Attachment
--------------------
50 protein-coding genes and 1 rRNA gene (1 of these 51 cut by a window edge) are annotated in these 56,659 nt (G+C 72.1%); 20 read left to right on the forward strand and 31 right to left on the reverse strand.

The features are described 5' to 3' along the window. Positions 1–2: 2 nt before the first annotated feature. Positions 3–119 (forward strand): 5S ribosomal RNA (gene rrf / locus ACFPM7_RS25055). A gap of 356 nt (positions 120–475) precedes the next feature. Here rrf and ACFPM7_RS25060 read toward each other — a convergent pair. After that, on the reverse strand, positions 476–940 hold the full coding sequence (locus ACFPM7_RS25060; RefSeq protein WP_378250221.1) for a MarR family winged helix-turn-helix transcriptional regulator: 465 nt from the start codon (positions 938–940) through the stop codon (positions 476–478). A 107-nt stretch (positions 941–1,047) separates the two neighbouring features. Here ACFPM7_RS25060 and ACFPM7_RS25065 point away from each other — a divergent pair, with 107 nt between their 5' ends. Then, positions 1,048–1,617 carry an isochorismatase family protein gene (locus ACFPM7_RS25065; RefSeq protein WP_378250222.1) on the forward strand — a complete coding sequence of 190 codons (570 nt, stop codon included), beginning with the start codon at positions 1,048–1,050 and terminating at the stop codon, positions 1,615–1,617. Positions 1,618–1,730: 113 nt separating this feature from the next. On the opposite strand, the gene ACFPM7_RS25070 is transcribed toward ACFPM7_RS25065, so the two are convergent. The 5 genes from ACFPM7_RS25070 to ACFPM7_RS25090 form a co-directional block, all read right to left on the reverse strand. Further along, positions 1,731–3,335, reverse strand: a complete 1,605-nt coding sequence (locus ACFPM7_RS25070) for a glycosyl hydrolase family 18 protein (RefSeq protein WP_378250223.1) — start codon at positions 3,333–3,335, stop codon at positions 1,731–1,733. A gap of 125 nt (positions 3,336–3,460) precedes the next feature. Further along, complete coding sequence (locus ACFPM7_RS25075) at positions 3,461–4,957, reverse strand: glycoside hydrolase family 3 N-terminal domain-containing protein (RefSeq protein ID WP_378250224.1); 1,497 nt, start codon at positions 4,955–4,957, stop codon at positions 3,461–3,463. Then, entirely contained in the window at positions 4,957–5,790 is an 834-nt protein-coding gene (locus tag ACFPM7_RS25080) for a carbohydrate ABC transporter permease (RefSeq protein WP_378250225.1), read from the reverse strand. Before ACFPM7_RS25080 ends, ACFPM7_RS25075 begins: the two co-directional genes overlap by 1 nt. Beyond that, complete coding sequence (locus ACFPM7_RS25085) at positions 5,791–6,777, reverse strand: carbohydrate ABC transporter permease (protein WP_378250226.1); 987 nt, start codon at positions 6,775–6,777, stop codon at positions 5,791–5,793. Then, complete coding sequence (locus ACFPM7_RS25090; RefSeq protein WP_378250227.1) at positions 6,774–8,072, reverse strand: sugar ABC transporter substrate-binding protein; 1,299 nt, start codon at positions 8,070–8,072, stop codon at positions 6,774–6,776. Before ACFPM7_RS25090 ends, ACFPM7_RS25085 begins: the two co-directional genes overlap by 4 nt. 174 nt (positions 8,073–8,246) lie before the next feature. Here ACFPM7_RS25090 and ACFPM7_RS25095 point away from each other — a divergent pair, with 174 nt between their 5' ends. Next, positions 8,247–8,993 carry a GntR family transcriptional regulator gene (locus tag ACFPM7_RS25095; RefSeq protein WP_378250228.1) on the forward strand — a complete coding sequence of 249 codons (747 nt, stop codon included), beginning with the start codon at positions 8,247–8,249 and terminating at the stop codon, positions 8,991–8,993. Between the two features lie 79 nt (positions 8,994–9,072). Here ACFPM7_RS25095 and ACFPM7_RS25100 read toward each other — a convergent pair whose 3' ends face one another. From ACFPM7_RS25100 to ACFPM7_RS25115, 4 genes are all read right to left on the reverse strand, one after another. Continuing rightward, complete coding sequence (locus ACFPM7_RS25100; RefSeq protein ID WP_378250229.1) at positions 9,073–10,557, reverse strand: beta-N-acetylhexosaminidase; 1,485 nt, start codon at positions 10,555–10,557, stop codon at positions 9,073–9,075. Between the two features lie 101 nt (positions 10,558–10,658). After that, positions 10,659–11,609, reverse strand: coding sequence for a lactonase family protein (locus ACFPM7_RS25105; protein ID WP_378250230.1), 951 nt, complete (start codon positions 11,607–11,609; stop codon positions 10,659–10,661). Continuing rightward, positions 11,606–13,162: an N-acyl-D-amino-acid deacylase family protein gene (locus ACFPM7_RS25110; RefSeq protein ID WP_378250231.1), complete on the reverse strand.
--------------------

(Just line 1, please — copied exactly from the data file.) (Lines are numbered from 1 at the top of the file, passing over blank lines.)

50 protein-coding genes and 1 rRNA gene (1 of these 51 cut by a window edge) are annotated in these 56,659 nt (G+C 72.1%); 20 read left to right on the forward strand and 31 right to left on the reverse strand.